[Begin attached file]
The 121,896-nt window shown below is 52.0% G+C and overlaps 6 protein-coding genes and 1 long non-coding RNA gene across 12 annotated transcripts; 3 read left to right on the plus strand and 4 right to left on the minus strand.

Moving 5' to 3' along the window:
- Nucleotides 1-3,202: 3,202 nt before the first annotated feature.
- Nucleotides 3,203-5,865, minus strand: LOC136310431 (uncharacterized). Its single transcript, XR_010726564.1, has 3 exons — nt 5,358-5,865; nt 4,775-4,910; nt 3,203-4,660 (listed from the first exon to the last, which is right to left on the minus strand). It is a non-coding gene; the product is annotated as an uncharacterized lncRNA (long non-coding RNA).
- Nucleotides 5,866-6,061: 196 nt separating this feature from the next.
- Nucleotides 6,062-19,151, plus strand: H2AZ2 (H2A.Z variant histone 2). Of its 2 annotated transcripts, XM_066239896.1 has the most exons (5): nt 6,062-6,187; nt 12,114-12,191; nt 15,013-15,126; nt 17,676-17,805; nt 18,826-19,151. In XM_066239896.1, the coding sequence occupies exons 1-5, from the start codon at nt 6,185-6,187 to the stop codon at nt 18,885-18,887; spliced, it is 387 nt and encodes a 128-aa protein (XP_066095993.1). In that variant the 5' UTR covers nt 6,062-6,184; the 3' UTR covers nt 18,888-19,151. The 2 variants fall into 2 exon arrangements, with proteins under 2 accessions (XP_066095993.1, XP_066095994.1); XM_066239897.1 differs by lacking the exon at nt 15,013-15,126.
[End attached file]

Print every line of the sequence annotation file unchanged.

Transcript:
The 121,896-nt window shown below is 52.0% G+C and overlaps 6 protein-coding genes and 1 long non-coding RNA gene across 12 annotated transcripts; 3 read left to right on the plus strand and 4 right to left on the minus strand.

Moving 5' to 3' along the window:
- Nucleotides 1-3,202: 3,202 nt before the first annotated feature.
- Nucleotides 3,203-5,865, minus strand: LOC136310431 (uncharacterized). Its single transcript, XR_010726564.1, has 3 exons — nt 5,358-5,865; nt 4,775-4,910; nt 3,203-4,660 (listed from the first exon to the last, which is right to left on the minus strand). It is a non-coding gene; the product is annotated as an uncharacterized lncRNA (long non-coding RNA).
- Nucleotides 5,866-6,061: 196 nt separating this feature from the next.
- Nucleotides 6,062-19,151, plus strand: H2AZ2 (H2A.Z variant histone 2). Of its 2 annotated transcripts, XM_066239896.1 has the most exons (5): nt 6,062-6,187; nt 12,114-12,191; nt 15,013-15,126; nt 17,676-17,805; nt 18,826-19,151. In XM_066239896.1, the coding sequence occupies exons 1-5, from the start codon at nt 6,185-6,187 to the stop codon at nt 18,885-18,887; spliced, it is 387 nt and encodes a 128-aa protein (XP_066095993.1). In that variant the 5' UTR covers nt 6,062-6,184; the 3' UTR covers nt 18,888-19,151. The 2 variants fall into 2 exon arrangements, with proteins under 2 accessions (XP_066095993.1, XP_066095994.1); XM_066239897.1 differs by lacking the exon at nt 15,013-15,126.